Centrica (LON: CNA) is the latest energy company to join the likes of BP and Shell in posting record profits in 2022, the firm brought in £3.1 billion before tax.
The company that owns British Gas and Spirit Energy exceeded the earnings generated in previous years with the business posting returns of £740 million in 2021.
Centrica paid just over £1 billion in tax based on its profits throughout 2022, meaning that post-tax the business made £2.1 bn, for context, the UK-based firm paid just £454 million in taxes based on its earnings in 2021.
These high profits are being criticised as people hold the opinion that the utility company, British Gas, cashing in on customers that are struggling to pay their household bills as the cost of gas and electricity continues to sit at exceptionally high levels.
The group’s chief executive, Chris O’Shea, said: “Our performance in 2022 demonstrates the benefits of our balanced portfolio and our strong balance sheet.
“The energy crisis and cost of living pressures have created a challenging environment for customers and communities, but we have been able to provide much-needed stability and support.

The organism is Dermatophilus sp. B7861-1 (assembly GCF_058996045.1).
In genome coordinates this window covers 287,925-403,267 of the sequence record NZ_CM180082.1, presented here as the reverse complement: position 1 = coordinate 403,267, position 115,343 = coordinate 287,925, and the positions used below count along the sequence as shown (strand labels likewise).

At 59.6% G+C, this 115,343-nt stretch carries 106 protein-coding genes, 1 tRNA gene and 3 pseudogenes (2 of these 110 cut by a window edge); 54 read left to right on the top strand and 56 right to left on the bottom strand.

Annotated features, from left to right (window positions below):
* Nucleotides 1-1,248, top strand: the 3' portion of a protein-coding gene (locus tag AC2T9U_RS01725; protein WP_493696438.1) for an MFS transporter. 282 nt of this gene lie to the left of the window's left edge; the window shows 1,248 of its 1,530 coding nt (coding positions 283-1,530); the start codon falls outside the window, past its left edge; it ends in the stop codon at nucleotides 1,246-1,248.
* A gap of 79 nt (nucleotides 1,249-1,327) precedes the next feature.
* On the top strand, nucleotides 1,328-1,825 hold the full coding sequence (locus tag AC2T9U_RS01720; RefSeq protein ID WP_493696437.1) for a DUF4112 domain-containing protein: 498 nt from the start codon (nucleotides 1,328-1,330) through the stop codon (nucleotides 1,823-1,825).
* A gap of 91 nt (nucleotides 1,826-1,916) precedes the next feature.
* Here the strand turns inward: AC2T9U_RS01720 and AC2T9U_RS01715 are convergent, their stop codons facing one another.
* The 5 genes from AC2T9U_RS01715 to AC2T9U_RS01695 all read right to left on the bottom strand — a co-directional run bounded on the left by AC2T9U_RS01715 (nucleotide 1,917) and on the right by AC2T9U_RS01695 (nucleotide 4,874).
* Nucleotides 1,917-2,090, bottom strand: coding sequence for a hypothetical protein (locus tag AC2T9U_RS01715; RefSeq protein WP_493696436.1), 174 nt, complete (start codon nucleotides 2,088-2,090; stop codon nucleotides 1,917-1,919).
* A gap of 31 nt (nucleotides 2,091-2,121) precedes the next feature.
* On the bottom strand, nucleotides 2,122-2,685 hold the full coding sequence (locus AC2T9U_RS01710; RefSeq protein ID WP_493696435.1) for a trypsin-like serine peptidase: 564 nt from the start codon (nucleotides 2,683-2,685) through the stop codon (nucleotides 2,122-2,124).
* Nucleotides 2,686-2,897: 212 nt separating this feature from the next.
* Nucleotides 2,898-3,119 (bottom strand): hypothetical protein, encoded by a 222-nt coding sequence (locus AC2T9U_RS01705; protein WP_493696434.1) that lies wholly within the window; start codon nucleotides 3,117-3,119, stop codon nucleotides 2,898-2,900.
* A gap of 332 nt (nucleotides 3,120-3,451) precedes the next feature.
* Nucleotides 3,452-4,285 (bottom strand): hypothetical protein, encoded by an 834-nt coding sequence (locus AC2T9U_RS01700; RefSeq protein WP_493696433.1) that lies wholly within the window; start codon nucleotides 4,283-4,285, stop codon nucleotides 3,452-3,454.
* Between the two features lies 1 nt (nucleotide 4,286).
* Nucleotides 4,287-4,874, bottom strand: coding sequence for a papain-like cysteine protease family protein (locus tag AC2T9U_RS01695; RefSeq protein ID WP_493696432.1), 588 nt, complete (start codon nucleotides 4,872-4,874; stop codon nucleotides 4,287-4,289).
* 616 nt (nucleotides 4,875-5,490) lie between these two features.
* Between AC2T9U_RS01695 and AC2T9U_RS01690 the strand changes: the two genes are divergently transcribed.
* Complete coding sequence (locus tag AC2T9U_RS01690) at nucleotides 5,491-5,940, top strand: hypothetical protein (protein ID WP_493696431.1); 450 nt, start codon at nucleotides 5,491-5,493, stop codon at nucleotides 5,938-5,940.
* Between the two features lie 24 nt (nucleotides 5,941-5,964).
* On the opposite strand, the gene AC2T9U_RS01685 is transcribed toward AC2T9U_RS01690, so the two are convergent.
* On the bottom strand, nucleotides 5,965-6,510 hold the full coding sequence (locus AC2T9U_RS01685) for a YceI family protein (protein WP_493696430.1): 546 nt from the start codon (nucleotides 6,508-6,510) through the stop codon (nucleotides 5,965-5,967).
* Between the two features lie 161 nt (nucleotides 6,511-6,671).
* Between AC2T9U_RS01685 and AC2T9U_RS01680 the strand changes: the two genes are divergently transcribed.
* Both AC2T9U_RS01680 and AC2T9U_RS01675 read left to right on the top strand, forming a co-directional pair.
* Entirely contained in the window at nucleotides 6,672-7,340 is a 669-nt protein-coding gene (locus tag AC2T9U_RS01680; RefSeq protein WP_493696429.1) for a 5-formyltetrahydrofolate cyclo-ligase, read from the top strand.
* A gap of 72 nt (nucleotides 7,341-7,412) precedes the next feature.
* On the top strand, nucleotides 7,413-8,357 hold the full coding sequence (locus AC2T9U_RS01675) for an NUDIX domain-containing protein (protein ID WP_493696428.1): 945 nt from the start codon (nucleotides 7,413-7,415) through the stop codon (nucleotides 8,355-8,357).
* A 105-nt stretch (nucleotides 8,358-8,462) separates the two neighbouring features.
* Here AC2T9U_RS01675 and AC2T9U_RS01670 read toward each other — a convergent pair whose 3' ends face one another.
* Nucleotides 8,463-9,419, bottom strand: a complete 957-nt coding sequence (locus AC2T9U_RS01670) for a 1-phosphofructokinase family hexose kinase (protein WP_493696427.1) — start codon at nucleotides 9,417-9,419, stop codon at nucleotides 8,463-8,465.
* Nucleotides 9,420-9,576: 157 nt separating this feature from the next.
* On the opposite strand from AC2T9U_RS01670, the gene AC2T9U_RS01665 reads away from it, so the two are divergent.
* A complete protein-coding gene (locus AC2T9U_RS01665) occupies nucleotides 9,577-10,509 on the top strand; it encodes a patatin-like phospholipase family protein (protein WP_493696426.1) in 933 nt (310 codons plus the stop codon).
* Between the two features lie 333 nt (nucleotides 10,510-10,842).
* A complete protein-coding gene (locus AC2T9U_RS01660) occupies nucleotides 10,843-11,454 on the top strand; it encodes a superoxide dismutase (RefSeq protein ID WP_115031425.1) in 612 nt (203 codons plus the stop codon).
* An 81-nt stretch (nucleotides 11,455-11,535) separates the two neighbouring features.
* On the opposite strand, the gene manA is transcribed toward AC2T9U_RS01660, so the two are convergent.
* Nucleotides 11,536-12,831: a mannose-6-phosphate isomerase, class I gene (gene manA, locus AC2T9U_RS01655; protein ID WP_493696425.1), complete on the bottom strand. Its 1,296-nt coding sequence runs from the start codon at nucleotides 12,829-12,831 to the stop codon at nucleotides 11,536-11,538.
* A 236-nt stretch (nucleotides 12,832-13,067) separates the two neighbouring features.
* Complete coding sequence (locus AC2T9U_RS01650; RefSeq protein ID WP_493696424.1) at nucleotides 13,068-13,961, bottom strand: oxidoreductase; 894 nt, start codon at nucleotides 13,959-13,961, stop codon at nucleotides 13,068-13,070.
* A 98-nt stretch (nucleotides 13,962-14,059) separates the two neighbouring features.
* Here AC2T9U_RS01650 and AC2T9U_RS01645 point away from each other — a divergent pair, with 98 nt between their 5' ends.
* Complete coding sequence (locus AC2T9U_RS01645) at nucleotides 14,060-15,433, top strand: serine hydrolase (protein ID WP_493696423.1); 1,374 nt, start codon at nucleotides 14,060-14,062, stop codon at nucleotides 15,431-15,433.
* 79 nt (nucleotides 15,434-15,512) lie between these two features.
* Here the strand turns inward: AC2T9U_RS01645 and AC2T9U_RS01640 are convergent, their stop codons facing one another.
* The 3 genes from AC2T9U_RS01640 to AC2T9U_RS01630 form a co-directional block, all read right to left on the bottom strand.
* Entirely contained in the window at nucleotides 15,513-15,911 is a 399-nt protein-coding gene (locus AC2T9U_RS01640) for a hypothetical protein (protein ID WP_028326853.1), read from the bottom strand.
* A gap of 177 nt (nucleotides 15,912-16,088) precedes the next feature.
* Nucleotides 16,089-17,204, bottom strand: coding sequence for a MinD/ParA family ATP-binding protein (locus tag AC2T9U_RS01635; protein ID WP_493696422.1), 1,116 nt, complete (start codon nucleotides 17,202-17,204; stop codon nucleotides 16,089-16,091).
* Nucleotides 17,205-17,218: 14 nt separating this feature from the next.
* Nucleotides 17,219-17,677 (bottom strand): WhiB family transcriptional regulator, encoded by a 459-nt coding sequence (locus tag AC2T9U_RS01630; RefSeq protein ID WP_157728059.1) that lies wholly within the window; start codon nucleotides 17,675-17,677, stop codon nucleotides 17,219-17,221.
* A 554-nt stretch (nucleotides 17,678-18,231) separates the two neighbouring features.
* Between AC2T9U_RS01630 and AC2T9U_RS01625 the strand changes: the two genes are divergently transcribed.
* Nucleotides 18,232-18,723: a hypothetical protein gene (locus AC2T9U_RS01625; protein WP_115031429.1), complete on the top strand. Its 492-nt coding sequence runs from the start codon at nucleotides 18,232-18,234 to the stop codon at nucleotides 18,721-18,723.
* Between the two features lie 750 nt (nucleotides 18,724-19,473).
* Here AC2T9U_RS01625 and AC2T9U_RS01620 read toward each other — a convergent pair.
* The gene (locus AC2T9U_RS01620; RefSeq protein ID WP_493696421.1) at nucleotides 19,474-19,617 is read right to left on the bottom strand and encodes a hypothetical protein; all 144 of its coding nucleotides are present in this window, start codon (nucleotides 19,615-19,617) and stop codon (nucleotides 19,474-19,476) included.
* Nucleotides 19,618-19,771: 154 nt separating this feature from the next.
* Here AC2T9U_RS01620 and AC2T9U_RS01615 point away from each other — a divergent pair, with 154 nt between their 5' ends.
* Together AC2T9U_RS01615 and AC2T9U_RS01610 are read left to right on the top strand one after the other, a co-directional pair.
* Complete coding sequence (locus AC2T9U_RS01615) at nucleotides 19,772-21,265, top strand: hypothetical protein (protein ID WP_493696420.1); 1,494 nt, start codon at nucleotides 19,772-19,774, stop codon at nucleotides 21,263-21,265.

“We invested £75m in supporting our energy customers in 2022, which was greater than the £8 post-tax profit per customer earned by British Gas Energy.
“Whilst customers may see some relief given recent easing of prices, it remains clear that some will continue to need help and we will do what we can to support them in the year ahead.”
Responding to Centrica’s earnings announcement, Greenpeace UK’s head of UK climate, Mel Evans, said: “As families up and down the country are plunged further into fuel poverty, record energy company profits line the pockets of wealthy shareholders.
“Much of Centrica’s obscene profits are coming from energy trading, but the windfall tax doesn’t cover this, nor the profits from gas-fired power stations.
“The Government should expand the windfall tax immediately and use the money to fund home insulation, energy bill support and green heat.
“If they did, they could tackle the energy, climate and cost-of-living crises at the same time.”
Now the firm plans to expand its share buyback program by adding £300 million, on top of a plan launched late last year to buy back 5% of its issued share capital – equal to around £250 million
At the time Centrica said it made this decision due to its “performance and outlook, together with the work undertaken in recent years to strengthen the balance sheet and ensure appropriate liquidity.”